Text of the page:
The Importance of Being Earnest at Carpenter Performing Arts Center
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The last date listed for The Importance of Being Earnest was Saturday March 31, 2012 / 8:00pm.
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Garrison Keillor put it best when he said: "I want to hear them singing the rest of my life." He was referring to Robin and Linda Williams, the husband-and-wife folk duo from Virginia's Shenandoah Valley. It's hard to know what's more evocative -- their charged lyrics or their brilliant harmonies, polished to perfection after decades of performance. Regardless of the precise nature of their magic, the couple has enchanted audiences everywhere they go, including appearances on A Prairie Home Companion, performances at The Grand Ole Opry and tours with the likes of Mary Chapin Carpenter and Emmylou Harris. Now they come to the Carpenter Performing Arts Center for a distinctive concert of their very best folk, bluegrass and country music. Learn More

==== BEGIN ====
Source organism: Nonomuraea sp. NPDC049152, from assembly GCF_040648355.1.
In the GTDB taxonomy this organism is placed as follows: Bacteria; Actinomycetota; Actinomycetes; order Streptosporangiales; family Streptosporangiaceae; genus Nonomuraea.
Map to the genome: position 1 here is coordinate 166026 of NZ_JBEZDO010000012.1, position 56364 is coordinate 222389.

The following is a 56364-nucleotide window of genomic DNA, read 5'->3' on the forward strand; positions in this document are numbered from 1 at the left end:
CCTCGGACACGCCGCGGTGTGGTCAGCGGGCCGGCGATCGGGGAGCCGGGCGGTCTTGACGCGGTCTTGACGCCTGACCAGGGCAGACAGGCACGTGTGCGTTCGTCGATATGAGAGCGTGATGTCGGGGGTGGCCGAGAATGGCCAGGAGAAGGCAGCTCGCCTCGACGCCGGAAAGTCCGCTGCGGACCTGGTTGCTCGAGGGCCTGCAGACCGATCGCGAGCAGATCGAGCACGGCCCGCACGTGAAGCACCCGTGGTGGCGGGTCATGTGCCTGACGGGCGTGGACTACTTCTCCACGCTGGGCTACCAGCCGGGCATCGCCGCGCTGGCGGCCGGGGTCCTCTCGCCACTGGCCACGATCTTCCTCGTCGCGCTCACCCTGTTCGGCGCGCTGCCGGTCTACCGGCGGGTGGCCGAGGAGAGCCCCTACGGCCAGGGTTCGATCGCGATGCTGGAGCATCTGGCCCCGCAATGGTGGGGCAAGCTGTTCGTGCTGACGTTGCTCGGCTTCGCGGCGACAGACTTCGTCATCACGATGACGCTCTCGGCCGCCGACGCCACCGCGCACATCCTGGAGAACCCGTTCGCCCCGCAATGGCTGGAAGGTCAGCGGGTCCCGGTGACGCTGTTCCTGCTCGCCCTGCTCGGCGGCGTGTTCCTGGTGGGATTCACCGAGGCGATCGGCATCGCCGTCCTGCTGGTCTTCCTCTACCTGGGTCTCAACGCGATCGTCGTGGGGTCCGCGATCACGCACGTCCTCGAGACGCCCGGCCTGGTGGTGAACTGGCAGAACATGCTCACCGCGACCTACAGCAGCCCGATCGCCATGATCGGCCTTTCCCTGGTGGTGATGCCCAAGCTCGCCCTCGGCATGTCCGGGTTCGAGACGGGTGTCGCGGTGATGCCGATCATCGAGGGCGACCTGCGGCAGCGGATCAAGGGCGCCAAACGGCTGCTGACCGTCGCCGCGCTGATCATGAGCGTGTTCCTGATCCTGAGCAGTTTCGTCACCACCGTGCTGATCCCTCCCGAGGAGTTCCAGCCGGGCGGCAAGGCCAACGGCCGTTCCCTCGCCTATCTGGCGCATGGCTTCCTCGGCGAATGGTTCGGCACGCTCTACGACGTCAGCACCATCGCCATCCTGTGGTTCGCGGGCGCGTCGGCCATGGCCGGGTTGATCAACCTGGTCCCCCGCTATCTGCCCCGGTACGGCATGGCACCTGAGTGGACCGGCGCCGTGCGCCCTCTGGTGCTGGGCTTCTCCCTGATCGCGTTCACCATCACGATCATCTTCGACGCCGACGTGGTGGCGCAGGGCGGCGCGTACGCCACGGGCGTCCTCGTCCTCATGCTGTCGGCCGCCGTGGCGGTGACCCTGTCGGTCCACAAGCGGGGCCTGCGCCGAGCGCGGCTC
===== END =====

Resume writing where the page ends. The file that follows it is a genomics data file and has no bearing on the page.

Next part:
Reviews & Ratings
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An enjoyable, clever and funny play. The acting was excellent. What a pleasant surprise. I recommend this play to anyone as I noticed there were all ages from teens to seniors in the audience and everyone was laughing and having a good time.
Oscar Wilde’s The Importance of Being Earnest is a perennial audience favorite, a play that overflows with razor sharp wit, sublime elegance and dizzy romantic comedy. Yet, Earnest has teeth and this biting satire of the vapid English aristocracy and their facile behavior made for an exciting opening night at the St. James Theatre in London’s West End on Valentine’s Day, 1895. The Importance of Being Earnest tells the tale of Jack Worthing and Algernon Moncrieff, both young men who have taken to bending the truth to add a dash of excitement to their lives and secretly escape the social expectations of the English upper class exemplified by the quintessential matriarchal battle-ax, Lady Bracknell. Jack has invented an imaginary brother, Ernest, whom he uses as an excuse to escape from his dull home in the country in order to frolic in town. Algernon has an imaginary friend, Bunbury, who provides a convenient excuse for taking adventures in the country. However, their deceptions eventually cross paths, resulting in a series of hilarious discoveries that threaten to spoil their romantic pursuits and strike at the very heart of the aristocracy’s obsession with birth, breeding and class.